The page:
the region of the earth that surrounds the equator, from 23.5 degrees north to 23.5 degrees south.
movements of a hard surface that are produced by animals as signals to others
uses sight to communicate
reproduction in which fertilization and development take place within the female body and the developing embryo derives nourishment from the female.
2012. "White-Faced Saki Monkey" (On-line). Oregon Zoo. Accessed April 09, 2012 at http://www.oregonzoo.org/discover/animals/white-faced-saki-monkey.
Anzelc, A. 2009. The Foraging and Travel Patterns of White-Faced Sakis in Brownsberg Nature Park, Suriname: Preliminary Evidence for Goal-Directed Foraging Behavior. Kent, Ohio: Kent State University, Master's thesis, 194 oo.. Accessed April 24, 2012 at http://www.personal.kent.edu/~mnorconk/pdfs/Anzelc-thesis-7-20-09b.pdf.
Cunningham, E., C. Janson. 2007. Integrating information about location and value of resources by white-faced saki monkeys (Pithecia pithecia). Animal Cognition, 10/3: 293-304.
Fleagle, J., D. Meldrum. 1988. Locomotor behavior and skeletal morphology of two sympatric Pitheciine monkeys, Pithecia pithecia and Chiropotes satanas. American Journal of Primatology, 16/3: 227-249.
Gamble, K., J. Fried, G. Rubin. 1998. Presumptive dirofilariasis in a pale-headed saki monkey (Pithecia pithecia). Journal of Zoo and Wildlife Medicine, 29/1: 50-54.
Lehman, S., W. Prince, M. Mayor. 2001. Variations in group size in white-faced sakis (Pithecia pithecia): Evidence for monogamy or seasonal congregations. Neotropical Primates, 9/3: 96-100.
Lloyd, M., J. Susa, J. Pelto, A. Savage. 1995. Gestational diabetes mellitus in a white-faced saki (Pithecia pithecia). Journal of Zoo and Wildlife Medicine, 26/1: 76-81.
Norconk, M. 2006. Long-term study of group dynamics and female reproduction in Venezuelan Pithecia pithecia. International Journal of Primatology, 27/3: 653-674.
Norconk, M., A. Rosenberger, P. Garber. 1996. Adaptive Radiations of Neotropical Primates. New York: Plenum Press.
Norconk, M., N. Conklin-Brittain. 2004. Variation on frugivory: The diet of Venezuelan white-faced Sakis. Internation Journal of Primatology, 25/1: 1-26.
Norconk, M., T. Gleason. 2002. Predation risk and antipredator adaptations in white-faced sakis, Pithecia pithecia. Pp. 169-183 in L Miller, ed. Eat or be eaten: predator sensitive foraging among primates. Cambridge, United Kingdom: Press Syndicate of the University of Cambridge.
Richard-Hansen, C., C. Fournier-Chambrillon. 2001. Abundance, use of space, and activity patterns of white-faced sakis (Pithecia pithecia) in French Guiana. American Journal of Primatology, 55/4: 203-221.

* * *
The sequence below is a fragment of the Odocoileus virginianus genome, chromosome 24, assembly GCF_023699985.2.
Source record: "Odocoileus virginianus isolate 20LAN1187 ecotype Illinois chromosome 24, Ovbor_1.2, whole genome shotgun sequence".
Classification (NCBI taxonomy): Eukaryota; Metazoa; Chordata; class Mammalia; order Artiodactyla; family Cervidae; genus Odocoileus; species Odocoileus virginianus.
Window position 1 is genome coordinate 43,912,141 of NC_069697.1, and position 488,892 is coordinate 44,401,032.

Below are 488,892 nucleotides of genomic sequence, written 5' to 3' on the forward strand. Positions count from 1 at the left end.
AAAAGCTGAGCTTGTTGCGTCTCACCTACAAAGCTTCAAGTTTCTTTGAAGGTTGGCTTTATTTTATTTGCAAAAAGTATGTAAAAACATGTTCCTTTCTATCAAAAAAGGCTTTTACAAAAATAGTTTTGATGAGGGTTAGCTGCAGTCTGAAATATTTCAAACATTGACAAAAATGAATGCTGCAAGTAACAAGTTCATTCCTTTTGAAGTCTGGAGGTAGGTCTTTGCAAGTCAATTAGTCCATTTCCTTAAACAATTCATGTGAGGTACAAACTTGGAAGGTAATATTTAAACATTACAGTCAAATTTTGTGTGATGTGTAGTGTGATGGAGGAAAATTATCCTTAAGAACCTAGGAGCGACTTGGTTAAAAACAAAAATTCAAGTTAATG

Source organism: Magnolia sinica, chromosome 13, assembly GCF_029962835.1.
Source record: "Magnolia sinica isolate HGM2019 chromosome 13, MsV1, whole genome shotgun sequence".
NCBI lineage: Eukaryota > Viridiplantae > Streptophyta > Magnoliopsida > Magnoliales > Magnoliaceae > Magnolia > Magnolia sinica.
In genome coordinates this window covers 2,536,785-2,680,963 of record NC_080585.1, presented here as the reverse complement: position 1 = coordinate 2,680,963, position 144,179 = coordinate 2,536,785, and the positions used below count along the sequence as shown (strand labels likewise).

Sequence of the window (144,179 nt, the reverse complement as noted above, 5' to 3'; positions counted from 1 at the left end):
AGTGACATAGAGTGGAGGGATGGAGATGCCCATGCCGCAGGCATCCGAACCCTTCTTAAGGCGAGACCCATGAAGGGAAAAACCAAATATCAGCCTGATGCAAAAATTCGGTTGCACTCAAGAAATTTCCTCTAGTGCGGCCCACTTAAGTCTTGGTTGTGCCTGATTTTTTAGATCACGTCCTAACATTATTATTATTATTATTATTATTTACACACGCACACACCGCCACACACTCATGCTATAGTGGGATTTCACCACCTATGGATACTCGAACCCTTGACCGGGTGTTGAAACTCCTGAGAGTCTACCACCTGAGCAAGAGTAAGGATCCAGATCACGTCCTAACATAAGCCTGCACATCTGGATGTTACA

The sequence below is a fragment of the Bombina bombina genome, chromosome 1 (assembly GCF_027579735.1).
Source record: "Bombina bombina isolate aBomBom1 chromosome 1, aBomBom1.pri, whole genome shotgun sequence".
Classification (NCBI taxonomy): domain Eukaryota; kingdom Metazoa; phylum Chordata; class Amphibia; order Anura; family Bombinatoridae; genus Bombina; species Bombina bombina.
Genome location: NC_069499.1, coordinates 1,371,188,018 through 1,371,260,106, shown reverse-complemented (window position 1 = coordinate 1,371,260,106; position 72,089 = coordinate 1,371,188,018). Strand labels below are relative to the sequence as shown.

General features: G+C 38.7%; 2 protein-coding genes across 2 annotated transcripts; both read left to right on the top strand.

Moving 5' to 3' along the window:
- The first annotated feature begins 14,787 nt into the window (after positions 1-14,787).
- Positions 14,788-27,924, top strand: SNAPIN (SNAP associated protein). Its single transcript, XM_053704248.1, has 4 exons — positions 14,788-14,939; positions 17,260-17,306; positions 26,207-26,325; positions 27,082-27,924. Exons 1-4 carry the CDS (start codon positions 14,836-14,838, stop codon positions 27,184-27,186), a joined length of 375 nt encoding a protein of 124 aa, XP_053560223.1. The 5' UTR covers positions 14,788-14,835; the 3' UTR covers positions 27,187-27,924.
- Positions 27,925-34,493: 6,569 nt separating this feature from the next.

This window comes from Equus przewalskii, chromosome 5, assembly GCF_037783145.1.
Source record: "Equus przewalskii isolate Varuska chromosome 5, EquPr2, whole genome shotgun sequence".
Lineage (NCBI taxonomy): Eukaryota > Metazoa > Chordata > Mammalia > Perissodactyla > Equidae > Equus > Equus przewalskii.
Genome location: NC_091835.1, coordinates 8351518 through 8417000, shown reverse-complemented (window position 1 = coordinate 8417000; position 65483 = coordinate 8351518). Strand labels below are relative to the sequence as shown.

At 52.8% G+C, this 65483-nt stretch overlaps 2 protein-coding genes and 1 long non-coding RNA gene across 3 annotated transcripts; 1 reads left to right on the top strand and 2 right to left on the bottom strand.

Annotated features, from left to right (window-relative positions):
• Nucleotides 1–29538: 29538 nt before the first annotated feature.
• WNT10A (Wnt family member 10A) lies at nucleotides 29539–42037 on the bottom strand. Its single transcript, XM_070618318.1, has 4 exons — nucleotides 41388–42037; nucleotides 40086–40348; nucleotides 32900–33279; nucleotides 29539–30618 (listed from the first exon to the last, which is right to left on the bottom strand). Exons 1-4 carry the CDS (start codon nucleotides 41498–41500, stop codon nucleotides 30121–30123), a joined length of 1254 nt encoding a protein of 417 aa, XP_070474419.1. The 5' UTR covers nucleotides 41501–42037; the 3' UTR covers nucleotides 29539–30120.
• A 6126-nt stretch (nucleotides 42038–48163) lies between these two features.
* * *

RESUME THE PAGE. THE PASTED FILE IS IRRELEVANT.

Schrenzel, M., K. Osborn, A. Shima, R. Klieforth, G. Maalouf. 2003. Naturally occuring fatal herpes simplex virus 1 infection in a family of white-faced saki monkeys (Pithecia pithecia pithecia). Journal of Medical Primatology, 32/1: 7-14.
Setz, E., J. Enzweiler, V. Solferini, M. Amendola, R. Berton. 1999. Geophagy in the golden-faced saki monkey (Pithecia pithecia chrysocephala) in the Central Amazon. Journal of Zoology, 247/1: 91-103.
Setz, E., D. Gaspar. 1997. Scent-marking behaviour in free-ranging golden-faced saki monkeys, Pithecia pithecia chrysocephala: Sex differences and context. Journal of Zoology, 241/3: 603-611.
Sussman, R., J. Phillips-Conroy. 1995. A survey of the distribution and density of the primates of Guyana. International Journal of Primatology, 16/5: 761-791.
Thoisy, B., J. Gardon, R. Salas, J. Morvan, M. Kazanji. 2003. Mayaro virus in wild mammals, French Guiana. Emerging Infectious Diseases, 9/10: 1326-1329.
Thoisy, B., I. Vogel, J. Reynes, J. Pouliquen, B. Carme, M. Kazanji, J. Vie. 2001. Health evaluation of translocated free-ranging primates in French Guiana. American Journal of Primatology, 54/1: 1-16.
Veiga, L., L. Marsh. 2008. "IUCN Red List of Threatened Species" (On-line). Pithecia pithecia. Accessed February 23, 2012 at www.iucnredlist.org.
Walker, S. 2005. Leaping behavior of Pithecia pithecia and Chiropotes satanas in eastern Venezuela. American Journal of Primatology, 66/4: 369-387.
Warren, K., M. Norconk. 1993. : Physical and chemical properties of fruit and seeds eaten by Pithecia and Chiropotes; in Surinam and Venezuela. International Journal of Primatology, 14/2: 207-227.
Waters, S. 1995. A review of social parameters which influence breeding Pithecia pithecia in white-faced saki in captivity. International Zoo Yearbook, 34/1: 147-153.
de Magalhaes, J., J. Costa. 2009. A database of vertebrate longevity records and their relation to other life-history traits. Journal of Evolutionary Biology, 22/8: 1770-1774.